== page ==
Keeping track of state history

Chandelier returns to Alaska Railroad

Posted: Monday, June 18, 2007

Ethel Riley and Bette Gilliland used toothbrushes and elbow grease to put the shine back into the old brass chandelier their father brought home from work. They were little girls back then, but they can both recall the sulfur smell of the solution they used and how long it took to clean.

“We hated it,” Gilliland said. “We spent hours scrubbing the thing with a toothbrush.”

Though the two girls couldn’t see the sense in scrubbing dirt and grime off of something so old, this chandelier witnessed an important piece of Alaska history, and would have been gone forever were it not for their father, Henry Ferguson, who worked in the railroad’s sand yard.

Back in 1923, two chandeliers hung in the railroad car that brought President Harding to Fairbanks where he drove the golden spike marking the completion of the Alaska Railroad.

“The historical significance is pretty paramount for Alaska and that time in Alaska,” said Tim Thompson, manager of external affairs for the Alaska Railroad. “Harding came up here and then two weeks later died. The golden spike pretty much opened and started the Alaska Railroad”

Because its centennial is fast approaching, Thompson said a huge effort is under way to collect, catalogue and eventually display any railroad memorabilia out there.

“There’s a lot of Alaska Railroad memorabilia strewn out across the world,” he said. Warehouses in Barstow, Calif., Washington state and the federal building in Anchorage all house bits of Alaska Railroad history.

When Ferguson worked for the railroad, the railroad’s attitude toward its history was nonexistent. They had neglected Harding’s railroad car, parked it in a lot and left it at the mercy of vandals. Nancy Ferguson, Henry’s wife, said the sofa was torn away from the wall and its red velvet upholstery ripped. Vandals also bent the chandelier’s twin out of shape, straining the gas line.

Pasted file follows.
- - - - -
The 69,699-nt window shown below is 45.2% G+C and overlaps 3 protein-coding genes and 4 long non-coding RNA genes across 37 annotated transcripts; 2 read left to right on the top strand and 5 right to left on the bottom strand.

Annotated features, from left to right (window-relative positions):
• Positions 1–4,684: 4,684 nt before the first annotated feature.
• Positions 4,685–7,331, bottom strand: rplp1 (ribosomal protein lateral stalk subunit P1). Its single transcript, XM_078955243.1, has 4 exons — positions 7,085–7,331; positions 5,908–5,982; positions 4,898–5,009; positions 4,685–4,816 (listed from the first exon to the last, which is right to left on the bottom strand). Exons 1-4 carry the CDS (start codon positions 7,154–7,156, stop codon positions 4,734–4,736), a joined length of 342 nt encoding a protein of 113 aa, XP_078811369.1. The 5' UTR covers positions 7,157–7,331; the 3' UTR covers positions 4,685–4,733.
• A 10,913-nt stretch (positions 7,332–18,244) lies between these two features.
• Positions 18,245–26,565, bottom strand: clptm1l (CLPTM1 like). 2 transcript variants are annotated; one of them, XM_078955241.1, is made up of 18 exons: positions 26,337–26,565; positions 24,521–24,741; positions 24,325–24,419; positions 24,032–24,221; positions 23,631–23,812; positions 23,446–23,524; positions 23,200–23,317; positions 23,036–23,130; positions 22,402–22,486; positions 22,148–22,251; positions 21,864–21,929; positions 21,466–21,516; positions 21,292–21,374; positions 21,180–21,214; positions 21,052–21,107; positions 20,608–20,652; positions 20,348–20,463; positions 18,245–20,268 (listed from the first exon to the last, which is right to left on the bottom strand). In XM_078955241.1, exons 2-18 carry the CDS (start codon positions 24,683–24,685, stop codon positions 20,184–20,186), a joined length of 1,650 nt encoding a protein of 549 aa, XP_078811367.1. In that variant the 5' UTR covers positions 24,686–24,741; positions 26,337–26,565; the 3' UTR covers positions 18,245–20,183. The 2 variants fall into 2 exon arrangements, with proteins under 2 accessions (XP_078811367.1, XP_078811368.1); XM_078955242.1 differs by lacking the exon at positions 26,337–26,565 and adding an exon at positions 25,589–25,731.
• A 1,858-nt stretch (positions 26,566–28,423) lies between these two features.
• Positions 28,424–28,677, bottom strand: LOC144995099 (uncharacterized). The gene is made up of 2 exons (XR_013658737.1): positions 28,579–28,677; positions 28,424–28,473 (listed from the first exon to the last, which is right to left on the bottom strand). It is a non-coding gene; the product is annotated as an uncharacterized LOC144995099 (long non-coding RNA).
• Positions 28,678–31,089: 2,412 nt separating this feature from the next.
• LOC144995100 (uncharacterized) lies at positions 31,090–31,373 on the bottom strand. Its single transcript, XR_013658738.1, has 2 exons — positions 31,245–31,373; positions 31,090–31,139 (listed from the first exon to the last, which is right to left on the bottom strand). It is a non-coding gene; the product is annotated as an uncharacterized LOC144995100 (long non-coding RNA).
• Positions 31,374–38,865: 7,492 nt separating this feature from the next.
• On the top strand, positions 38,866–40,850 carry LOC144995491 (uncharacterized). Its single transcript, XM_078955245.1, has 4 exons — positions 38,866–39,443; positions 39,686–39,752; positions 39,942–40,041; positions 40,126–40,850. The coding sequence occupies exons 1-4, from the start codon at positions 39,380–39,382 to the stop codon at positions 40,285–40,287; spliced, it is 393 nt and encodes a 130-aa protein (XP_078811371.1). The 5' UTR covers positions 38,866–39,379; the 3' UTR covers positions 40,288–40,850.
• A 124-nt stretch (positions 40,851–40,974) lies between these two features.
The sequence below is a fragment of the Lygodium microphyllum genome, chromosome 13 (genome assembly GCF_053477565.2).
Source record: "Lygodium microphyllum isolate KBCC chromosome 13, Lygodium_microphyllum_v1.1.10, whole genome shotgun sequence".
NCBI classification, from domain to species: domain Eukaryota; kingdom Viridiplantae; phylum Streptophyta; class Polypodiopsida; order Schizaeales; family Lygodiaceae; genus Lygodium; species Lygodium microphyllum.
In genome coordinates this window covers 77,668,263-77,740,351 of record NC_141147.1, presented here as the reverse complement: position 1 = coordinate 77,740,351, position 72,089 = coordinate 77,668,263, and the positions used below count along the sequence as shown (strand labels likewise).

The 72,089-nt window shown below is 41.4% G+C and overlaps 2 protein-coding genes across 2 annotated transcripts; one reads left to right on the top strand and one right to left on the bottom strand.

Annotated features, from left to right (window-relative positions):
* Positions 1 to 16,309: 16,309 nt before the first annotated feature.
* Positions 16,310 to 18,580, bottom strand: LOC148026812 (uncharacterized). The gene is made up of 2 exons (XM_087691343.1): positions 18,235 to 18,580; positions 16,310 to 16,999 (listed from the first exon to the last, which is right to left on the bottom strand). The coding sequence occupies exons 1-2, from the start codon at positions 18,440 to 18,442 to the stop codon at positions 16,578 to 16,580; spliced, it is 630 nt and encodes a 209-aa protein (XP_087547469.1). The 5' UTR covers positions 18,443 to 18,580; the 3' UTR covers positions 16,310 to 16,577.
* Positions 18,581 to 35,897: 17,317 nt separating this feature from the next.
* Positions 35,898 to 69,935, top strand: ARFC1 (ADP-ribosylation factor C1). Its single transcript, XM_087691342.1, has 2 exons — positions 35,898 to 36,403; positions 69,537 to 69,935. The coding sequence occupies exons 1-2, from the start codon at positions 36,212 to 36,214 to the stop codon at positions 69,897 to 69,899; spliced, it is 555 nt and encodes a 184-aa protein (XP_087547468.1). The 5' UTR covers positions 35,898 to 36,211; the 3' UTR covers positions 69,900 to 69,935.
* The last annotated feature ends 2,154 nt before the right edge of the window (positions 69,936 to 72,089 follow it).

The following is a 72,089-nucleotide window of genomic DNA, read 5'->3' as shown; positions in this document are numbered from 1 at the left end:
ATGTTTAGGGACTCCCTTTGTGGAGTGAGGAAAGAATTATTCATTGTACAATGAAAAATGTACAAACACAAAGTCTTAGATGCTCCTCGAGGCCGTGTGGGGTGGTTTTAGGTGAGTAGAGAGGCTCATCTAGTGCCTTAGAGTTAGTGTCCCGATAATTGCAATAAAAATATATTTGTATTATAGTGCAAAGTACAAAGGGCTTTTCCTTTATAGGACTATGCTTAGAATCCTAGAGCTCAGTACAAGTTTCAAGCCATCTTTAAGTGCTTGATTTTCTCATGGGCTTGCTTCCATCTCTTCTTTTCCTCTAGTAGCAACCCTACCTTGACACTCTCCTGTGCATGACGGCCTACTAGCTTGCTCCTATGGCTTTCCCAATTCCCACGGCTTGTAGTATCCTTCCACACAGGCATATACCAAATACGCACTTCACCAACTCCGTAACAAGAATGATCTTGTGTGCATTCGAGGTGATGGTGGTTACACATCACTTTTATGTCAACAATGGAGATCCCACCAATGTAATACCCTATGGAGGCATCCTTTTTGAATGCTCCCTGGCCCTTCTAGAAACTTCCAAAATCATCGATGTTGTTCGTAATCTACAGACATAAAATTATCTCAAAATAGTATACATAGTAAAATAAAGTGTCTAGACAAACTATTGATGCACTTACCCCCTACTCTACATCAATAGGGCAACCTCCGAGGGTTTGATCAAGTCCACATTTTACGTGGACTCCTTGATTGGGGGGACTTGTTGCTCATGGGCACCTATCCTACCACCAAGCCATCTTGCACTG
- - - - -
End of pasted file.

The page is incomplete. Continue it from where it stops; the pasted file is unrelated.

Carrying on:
“The kids had been chinning themselves on (the second chandelier),” said Nancy Ferguson, who now lives in Palmer. “(The car) was just sitting there.”

To save the other chandelier from a similar fate, Henry took it, brought it home and eventually hung it in the living room of his new home in Anchorage.

“Alaska wasn’t ready to know what they had,” Gilliland said.

Henry Ferguson knew what he had and also recognized that he could get into real trouble if the railroad knew he had it. That’s why when Riley wanted to tell her friends about it, he said: “Don’t do that. You’ll get me tossed in jail.”

“I thought it was cool that nobody did anything about it and my dad stepped up and took charge,” Riley, of Kasilof, said. “I loved that chandelier.”

In 2005, Ferguson’s secret came out when the family decided to give their chandelier back to the Alaska Railroad. Gilliland had hung it above the dining room table of her Sterling home, but when she built a new one in 2005 it was too big for her ceiling.

“It’s three feet high,” Gilliland said. “It needed a large ceiling, and we couldn’t decide what to do with it.”

After all these years, Henry Ferguson was still worried about being accused of theft, but the railroad put him at ease.

“I would hate to condone anyone taking something that’s unlawful in any unlawful way,” Thompson said. “In this instance, he wanted to see history preserved.”

Though he’s not yet sure what the railroad plans to do with the chandelier, Thompson said it might travel the rail belt or go on display at one of the depots or the Anchorage museum. Any official or unofficial appraisal to determine the chandelier’s value will be done through the museum, he said.

For the Fergusons, giving it away or selling it wasn’t an option.

“We couldn’t just put it on eBay or take it to the Antiques Road Show,” Gilliland said. “We didn’t want to give it to just anybody. It didn’t seem right.”

Henry Ferguson gave the chandelier back to the railroad just two months before his death, Gilliland said. On May 9, 2007 he died of emphysema and chronic obstructive pulmonary disease.

“I think it helped him,” Gilliland said. “It was a full circle for him.”

Jessica Cejnar can be reached at

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